My long-distance lover wants to sow wild oats

He wants to just fool around -- but what if he falls in love?

Published March 9, 2009 11:19AM (EDT)

Dear Cary,

I've been a dedicated follower of your column for many years, and I never thought I'd have to write to you. But here it goes anyway.

I'm in a loving, stable, four-year relationship, of which the last three have been long-distance. I'm talking the 24-hour-plane-rides-in-two-different-continents kind of long distance. We've made it a point to visit each other every five to six months for a couple of weeks.

I'm currently pursuing my MBA in the U.S., and I graduate in May, after which I move to yet another continent. Our relationship will then be 10-hour-plane-rides-in-two-different-continents kind of long-distance, at least for the next couple of years. My boyfriend has just started a new job and doesn't want to move to the city I'll be moving to, and I won't get a better offer than I currently have, given the unstable economic climate. So the earliest we can think of converging is both of us moving to another city in a couple of years once things get better.

When we started our relationship, we weren't sure whether we'd eventually end up getting married, and thought we'd see how things turn out. We are both 28, and my clock is ticking. In my society, a 28-year-old unmarried woman is long past her shelf life. I want to get married. We had a number of mildly unpleasant discussions about this, and four months ago, I issued him an ultimatum: Either we take our relationship to the next level and discuss a firm commitment, or we break things off so that I can be with someone who wants to get married soon. He eventually came around to it and said that he can only see himself with me in the long term, but he ideally does not want to settle down before he's 34 or 35. However, he's willing to make that compromise for me, and we can get engaged at the end of 2009, with a possible wedding date a year from then.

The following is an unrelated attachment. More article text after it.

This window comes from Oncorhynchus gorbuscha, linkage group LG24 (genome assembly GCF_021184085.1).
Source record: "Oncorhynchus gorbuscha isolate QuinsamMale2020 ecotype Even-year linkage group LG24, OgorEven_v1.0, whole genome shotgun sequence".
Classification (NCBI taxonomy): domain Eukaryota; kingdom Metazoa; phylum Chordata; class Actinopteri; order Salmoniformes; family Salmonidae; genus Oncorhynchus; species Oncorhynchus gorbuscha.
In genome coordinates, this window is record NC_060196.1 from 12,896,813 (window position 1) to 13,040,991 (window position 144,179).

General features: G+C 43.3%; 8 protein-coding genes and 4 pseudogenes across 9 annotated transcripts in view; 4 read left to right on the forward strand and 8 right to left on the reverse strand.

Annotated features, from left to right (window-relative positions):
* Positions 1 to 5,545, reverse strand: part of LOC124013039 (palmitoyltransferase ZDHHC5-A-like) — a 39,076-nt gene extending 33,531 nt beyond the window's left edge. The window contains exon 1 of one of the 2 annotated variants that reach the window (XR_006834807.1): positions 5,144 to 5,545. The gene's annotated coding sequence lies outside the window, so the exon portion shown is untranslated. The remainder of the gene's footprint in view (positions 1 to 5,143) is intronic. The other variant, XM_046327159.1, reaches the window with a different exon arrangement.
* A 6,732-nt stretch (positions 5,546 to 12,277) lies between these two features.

Now here's the clincher. He wants to sow his oats before marriage. Given that our relationship is long-distance, and will remain so for the next couple of years, he doesn't see the problem in sleeping around with random women, so that he can fulfill his needs. We are each other's first serious relationship, and I know that his sexual history is not particularly extensive. He says that it's better I give him the option to sleep around -- which he may never use, but it's an option nonetheless -- than have him cheat on me either now or in the future. In return, I have the option to sleep with other people as well. The only condition is that we should not get emotionally attached to the person we are fooling around with, that it should be a purely physical fling.

Cary, I have no doubt that he loves me very much. We are absolutely in love with each other. He's a very caring individual, and he would never want to hurt me. I don't even know if he would act out on this whole open-relationship thing.